In the transition to peacetime, the CAA found a veritable treasure chest of new electronic devices. The new Visual- Aural Range (VAR) was a hybrid cross between the old low frequency range and the experimental very high frequency (VHF) range. They were installed along certain airways in 1945-47 as an interim navigation aid until the new Visual- Omni directional range (VOR) and the new Distance Measuring Equipment (DME) could be perfected.

By early 1944, VHF communications became available, covering 30 to 300 megacycles (mcs), while ultra high frequency (UHF) communications, between 300 and 3,000 mcs., was introduced for military use. In November, 1950, the first of many VOR airways was inaugurated. These were identified by V and a number, such as "Victor 107" to avoid confusion with the old LFR colored airways, known as "Amber 2, Blue 17," etc.

In January, 1946, administration of the airways at the regional level was divided among three Divisions: Establishment, Maintenance, and Operations. Stations, centers, and terminals all became part of the same Air Traffic family. After several name changes, the unit became the Air Traffic Division, with Station, Enroute, and Terminal Sections in appropriate Branches. In 1946, the Airway Communication Station became INTERSTATE AERONAUTICAL COMMUNICATION STATION (INSACS) or "Station" for short.

Around 1949-50, the proliferation of supplemental air carriers (nonskeds) supporting the Berlin Airlift and the Korean War effort, under Part 42, brought additional safety and air traffic demands. Many of those operators had no ground support system and often requested air traffic facilities to make ground arrangements for midnight refueling, box lunches, and transportation until the agency prohibited such additional services, except in emergencies.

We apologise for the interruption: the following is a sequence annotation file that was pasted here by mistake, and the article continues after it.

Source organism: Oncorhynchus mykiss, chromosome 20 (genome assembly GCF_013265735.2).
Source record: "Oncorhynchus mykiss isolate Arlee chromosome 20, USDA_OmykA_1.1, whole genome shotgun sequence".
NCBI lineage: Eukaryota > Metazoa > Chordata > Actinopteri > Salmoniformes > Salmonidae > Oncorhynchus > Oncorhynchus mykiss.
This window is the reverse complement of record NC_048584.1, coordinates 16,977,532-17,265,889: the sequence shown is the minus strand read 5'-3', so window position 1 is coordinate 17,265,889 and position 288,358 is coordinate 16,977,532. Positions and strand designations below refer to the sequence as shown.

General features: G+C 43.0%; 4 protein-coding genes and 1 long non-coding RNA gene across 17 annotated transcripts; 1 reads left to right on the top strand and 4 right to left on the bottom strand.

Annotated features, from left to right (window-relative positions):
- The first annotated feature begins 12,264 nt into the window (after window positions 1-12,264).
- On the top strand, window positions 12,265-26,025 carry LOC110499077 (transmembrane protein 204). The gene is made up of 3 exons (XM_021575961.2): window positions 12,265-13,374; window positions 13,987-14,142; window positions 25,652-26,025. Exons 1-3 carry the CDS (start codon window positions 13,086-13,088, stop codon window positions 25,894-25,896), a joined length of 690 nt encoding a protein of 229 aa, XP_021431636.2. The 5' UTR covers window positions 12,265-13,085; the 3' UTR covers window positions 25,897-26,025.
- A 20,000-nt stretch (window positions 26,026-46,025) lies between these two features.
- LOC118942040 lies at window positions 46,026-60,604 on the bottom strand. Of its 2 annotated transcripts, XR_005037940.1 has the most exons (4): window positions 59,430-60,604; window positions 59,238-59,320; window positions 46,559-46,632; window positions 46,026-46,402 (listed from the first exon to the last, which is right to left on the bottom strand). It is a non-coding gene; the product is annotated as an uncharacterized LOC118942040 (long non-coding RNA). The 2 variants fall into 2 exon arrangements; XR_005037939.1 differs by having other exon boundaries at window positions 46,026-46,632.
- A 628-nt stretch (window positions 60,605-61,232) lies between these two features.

After 1952 many procedural changes were made, such as using "knots" in lieu of miles per hour for wind and aircraft speeds, and reporting wind direction in magnetic degrees rather than the cardinal compass points. Later, the familiar word "kilocycles" would be changed to "kilohertz," to honor Heinnich Hertz, a German physicist of the 1890's.

At the close of 1954, 383 VOR's and only 167 DME's (less than half of those scheduled) had been installed--The DME was delayed until 1952, partly by the Korean War, and partly by a civil-military, DME-TACAN (Tactical Air Navigation) dispute that clouded its status. Concurrent with the introduction of the VOR/DME's, the old LFR's began to disappear. (The writer shed no tears as he flew one last LFR approach at Eugene, Oregon, on March 10, 1965, shortly before the last of the Western Region's Adcock ranges vanished forever.)

The Instrument Landing System (ILS) comprised of glide slope, localizer and marker beacons, had been discussed for ten years and 37 airports had been so equipped, but airborne equipment had not been released for civilian use. The Army preferred the Ground Controlled Approach (GCA) for bad weather landings, with both Airport Surveillance Radar (ASR) and the Precision Approach Radar (PAR) . After many tests and evaluations, the CAA selected ILS, but was very interested in combining the ASR with the ILS for a future system. The Army (after July, 1947, the Air Force) favored the ease of flying the GCA, which is still in use.